July 01, 2015 By Francis G. Pallarco

Understanding Tire Specifications


Words: Francis Pallarco

Choosing well means knowing what you’re looking for. When it comes to tire information, everything about it is written on the sidewall. Aside from the tire brand and model, it shows the tire’s basic standard dimensions along with the tire’s maximum inflation pressures, speed and load ratings. It also specifies the types of materials used in manufacturing as well as those that reinforce the rubber. Most importantly it shows the date and week the tire was produced along with the compliance codes and certification that the tire meets the various industry standards and measures up to the government regulations.

For a P215/65R15 sized tire, this is what it all means

P: stands for Passenger Tire

215: This is the tire’s Section Width (sidewall-to-sidewall) height in millimeters

65: This refers to the Aspect Ratio, or the ratio of its height to its width (the lower the number, the shorter the sidewall)

15: This refers to the Wheel Diameter that will fit inside the tire.

Load Index: The two-digit number code (89) immediately found after the tire size, stipulating the maximum load (mass, or weight) that each tire can carry.

89 = 1,279 pounds

88 = 1,235 pounds

87 = 1,201 pounds

86 = 1,168 pounds

85 = 1,135 pounds

Speed Rating: The letter (H) that follows after the numerical Load Index, referring to the maximum speed that the tire can withstand. (H=130mph/210kph).

A few years ago it was believed that a Z rating (149-mph plus) was the highest a tire could achieve. But with the recent introduction of powerful exotic supercars that can surpass that number, new W and Y, Z ratings were developed.

S – Up to 112 mph

T – Up to 118 mph

U – Up to 124 mph

H – Up to 130 mph

V – Up to 149 mph

W – Up to 168 mph

Y – Up to 186 mph

Z – 149 mph and over


Uniform Tire Quality Grade, or UTQG. These are ratings required by the U.S. Department of Transportation indicating the tire’s Treadwear, Traction, and Temperature Resistance.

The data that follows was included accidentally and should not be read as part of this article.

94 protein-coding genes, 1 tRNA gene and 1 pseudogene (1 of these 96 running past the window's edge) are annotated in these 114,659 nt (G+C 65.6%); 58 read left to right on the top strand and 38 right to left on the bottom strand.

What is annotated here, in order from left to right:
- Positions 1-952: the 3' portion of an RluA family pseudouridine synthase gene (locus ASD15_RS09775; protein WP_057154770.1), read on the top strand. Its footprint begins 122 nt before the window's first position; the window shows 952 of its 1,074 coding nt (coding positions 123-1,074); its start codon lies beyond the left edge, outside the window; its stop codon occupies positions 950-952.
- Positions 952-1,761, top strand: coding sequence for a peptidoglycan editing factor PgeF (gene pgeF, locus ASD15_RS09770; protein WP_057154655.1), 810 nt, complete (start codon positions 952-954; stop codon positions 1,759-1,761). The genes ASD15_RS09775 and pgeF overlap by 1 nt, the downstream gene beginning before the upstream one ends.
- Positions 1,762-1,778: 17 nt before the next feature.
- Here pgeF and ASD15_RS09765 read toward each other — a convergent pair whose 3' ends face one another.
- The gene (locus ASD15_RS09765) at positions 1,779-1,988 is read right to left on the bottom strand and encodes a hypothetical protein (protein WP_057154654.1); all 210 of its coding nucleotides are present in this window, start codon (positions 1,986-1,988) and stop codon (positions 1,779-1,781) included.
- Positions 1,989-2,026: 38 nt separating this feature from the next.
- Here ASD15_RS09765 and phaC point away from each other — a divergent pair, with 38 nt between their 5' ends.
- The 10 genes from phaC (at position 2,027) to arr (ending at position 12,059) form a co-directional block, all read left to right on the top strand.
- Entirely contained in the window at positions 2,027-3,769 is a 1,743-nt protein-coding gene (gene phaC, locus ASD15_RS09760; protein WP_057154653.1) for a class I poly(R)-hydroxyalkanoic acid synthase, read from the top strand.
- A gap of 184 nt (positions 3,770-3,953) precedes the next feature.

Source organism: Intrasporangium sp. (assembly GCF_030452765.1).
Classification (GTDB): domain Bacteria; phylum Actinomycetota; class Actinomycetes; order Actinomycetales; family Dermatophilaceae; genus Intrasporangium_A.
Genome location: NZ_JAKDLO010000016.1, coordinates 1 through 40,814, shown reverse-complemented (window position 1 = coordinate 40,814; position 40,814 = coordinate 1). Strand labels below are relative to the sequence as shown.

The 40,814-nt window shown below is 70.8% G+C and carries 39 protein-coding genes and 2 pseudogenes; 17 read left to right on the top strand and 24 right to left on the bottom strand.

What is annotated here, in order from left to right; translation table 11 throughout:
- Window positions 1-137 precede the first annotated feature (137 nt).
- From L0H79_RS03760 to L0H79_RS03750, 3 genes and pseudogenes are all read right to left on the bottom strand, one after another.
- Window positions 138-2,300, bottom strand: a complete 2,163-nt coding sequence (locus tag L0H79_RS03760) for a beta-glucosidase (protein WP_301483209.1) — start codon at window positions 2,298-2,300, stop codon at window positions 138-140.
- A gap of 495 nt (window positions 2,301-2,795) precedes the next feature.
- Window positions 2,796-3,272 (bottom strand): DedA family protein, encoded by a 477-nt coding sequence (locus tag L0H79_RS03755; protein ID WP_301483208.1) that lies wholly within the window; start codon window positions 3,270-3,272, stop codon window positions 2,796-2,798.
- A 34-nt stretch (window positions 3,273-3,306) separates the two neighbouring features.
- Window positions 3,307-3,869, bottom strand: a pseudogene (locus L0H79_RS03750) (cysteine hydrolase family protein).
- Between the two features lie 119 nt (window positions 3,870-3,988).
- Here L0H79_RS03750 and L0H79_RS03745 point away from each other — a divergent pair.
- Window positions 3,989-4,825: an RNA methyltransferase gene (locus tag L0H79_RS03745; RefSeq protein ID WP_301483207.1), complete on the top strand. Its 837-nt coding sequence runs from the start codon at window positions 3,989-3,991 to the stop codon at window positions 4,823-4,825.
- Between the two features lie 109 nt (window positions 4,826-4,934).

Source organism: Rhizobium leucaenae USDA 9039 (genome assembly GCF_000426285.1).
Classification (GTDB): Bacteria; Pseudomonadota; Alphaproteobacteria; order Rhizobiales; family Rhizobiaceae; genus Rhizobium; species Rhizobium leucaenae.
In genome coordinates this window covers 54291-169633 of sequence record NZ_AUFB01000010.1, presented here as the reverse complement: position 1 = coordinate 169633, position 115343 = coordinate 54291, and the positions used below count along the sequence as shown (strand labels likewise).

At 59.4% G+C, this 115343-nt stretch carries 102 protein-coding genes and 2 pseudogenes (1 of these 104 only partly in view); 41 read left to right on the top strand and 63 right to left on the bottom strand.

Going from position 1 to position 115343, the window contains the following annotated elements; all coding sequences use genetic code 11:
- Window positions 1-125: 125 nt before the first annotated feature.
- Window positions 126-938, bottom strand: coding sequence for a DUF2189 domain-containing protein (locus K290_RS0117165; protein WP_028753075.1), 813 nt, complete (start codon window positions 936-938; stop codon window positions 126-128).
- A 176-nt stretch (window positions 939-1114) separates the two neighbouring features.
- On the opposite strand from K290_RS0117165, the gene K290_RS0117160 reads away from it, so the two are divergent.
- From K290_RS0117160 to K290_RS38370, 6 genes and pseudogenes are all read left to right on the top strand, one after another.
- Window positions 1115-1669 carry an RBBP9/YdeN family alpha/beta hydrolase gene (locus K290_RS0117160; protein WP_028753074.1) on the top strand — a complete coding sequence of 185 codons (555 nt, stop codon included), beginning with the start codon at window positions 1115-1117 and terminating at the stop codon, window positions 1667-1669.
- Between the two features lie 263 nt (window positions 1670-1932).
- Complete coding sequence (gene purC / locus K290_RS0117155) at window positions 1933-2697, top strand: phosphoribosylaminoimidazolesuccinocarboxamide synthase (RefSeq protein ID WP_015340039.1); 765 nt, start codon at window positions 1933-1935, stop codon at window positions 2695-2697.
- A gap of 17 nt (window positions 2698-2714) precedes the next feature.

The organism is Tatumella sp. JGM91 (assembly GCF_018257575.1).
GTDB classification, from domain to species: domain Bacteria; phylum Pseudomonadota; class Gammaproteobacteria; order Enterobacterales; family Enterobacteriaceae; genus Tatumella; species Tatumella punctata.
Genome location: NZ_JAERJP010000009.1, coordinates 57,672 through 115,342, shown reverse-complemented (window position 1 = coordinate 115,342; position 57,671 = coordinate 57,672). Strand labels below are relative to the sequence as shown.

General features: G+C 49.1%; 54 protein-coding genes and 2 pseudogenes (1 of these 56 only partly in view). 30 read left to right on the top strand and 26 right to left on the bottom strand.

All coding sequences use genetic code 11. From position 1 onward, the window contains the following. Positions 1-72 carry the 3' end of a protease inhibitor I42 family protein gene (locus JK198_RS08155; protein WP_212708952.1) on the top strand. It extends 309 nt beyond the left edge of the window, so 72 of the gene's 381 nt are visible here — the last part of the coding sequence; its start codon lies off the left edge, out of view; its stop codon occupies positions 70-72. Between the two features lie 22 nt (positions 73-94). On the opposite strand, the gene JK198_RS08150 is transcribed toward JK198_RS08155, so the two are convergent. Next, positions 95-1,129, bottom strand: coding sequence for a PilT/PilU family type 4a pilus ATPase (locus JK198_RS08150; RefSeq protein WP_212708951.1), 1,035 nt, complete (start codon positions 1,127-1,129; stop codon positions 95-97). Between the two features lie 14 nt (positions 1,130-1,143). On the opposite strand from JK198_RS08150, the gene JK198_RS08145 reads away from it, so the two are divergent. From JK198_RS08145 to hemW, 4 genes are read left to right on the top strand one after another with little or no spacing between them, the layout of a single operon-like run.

Treadwear: This number is based on the wear rate of the tire when tested under controlled conditions on a specified government test track. A tire graded 200 would last twice as long on the government test course under specified test conditions as one graded 100. Typically, higher Treadwear numbers signify that the tread of a tire should last longer and lower numbers mean it should wear out faster.  

Traction: This grade pertains to the tire’s ability to stop on wet pavement as measured under controlled conditions on specified government test surfaces of asphalt and concrete. Expressed by a letter grade, with AA, and A being the best and C being acceptable.

Traction Grades

Grade Asphalt g-force Concrete g-force

AA Above 0.54 0.38

A Above 0.47 0.35

B Above 0.38 0.26

C Less Than 0.38 0.26




Temperature: This number represents the tire’s resistance to the generation of heat at speed. Tires graded A effectively dissipate heat up to a maximum speed that is greater than 115 mph. B rates at a maximum between 100 mph and 115 mph. C rates at a maximum of between 85 mph to 100 mph. Tires that cannot be graded C or higher cannot be sold in the US.

Date of Manufacture

0309 – Third week of 2009

Since 2000, the week and year the tire was produced has been provided by the last four digits of the Tire Identification Number with the 2 digits being used to identify the week immediately preceding the 2 digits used to identify the year. With a lifespan of just 5 years, tires also expire. As such always look for the date of manufacture to ensure you’re not getting old tires.






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